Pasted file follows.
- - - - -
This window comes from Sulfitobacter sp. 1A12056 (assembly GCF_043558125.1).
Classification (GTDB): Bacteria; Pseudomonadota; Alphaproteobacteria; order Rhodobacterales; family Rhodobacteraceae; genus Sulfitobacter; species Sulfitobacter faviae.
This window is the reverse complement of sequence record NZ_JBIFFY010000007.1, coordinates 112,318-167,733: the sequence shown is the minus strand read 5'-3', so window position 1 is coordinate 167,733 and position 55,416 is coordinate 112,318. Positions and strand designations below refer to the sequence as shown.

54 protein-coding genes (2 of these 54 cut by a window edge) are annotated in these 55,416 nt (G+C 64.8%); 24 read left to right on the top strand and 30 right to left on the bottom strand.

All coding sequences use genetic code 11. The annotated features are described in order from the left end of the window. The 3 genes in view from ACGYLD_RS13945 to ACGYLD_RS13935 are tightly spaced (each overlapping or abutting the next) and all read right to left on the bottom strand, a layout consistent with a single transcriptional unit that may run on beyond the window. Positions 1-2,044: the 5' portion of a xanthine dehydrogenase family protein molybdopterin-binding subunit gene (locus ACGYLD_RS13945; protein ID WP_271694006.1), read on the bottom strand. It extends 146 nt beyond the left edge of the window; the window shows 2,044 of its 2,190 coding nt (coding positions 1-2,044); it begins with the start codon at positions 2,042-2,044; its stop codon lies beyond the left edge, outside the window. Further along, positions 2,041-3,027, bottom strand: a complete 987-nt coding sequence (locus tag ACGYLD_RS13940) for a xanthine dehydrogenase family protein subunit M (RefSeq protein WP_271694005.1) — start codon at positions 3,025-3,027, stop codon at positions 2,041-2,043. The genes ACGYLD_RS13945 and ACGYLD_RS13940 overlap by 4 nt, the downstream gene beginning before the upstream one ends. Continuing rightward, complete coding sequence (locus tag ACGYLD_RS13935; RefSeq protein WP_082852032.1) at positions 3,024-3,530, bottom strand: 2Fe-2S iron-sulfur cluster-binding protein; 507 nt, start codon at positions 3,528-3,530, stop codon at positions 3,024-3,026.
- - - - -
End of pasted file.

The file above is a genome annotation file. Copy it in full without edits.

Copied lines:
This window comes from Sulfitobacter sp. 1A12056 (assembly GCF_043558125.1).
Classification (GTDB): Bacteria; Pseudomonadota; Alphaproteobacteria; order Rhodobacterales; family Rhodobacteraceae; genus Sulfitobacter; species Sulfitobacter faviae.
This window is the reverse complement of sequence record NZ_JBIFFY010000007.1, coordinates 112,318-167,733: the sequence shown is the minus strand read 5'-3', so window position 1 is coordinate 167,733 and position 55,416 is coordinate 112,318. Positions and strand designations below refer to the sequence as shown.

54 protein-coding genes (2 of these 54 cut by a window edge) are annotated in these 55,416 nt (G+C 64.8%); 24 read left to right on the top strand and 30 right to left on the bottom strand.

All coding sequences use genetic code 11. The annotated features are described in order from the left end of the window. The 3 genes in view from ACGYLD_RS13945 to ACGYLD_RS13935 are tightly spaced (each overlapping or abutting the next) and all read right to left on the bottom strand, a layout consistent with a single transcriptional unit that may run on beyond the window. Positions 1-2,044: the 5' portion of a xanthine dehydrogenase family protein molybdopterin-binding subunit gene (locus ACGYLD_RS13945; protein ID WP_271694006.1), read on the bottom strand. It extends 146 nt beyond the left edge of the window; the window shows 2,044 of its 2,190 coding nt (coding positions 1-2,044); it begins with the start codon at positions 2,042-2,044; its stop codon lies beyond the left edge, outside the window. Further along, positions 2,041-3,027, bottom strand: a complete 987-nt coding sequence (locus tag ACGYLD_RS13940) for a xanthine dehydrogenase family protein subunit M (RefSeq protein WP_271694005.1) — start codon at positions 3,025-3,027, stop codon at positions 2,041-2,043. The genes ACGYLD_RS13945 and ACGYLD_RS13940 overlap by 4 nt, the downstream gene beginning before the upstream one ends. Continuing rightward, complete coding sequence (locus tag ACGYLD_RS13935; RefSeq protein WP_082852032.1) at positions 3,024-3,530, bottom strand: 2Fe-2S iron-sulfur cluster-binding protein; 507 nt, start codon at positions 3,528-3,530, stop codon at positions 3,024-3,026.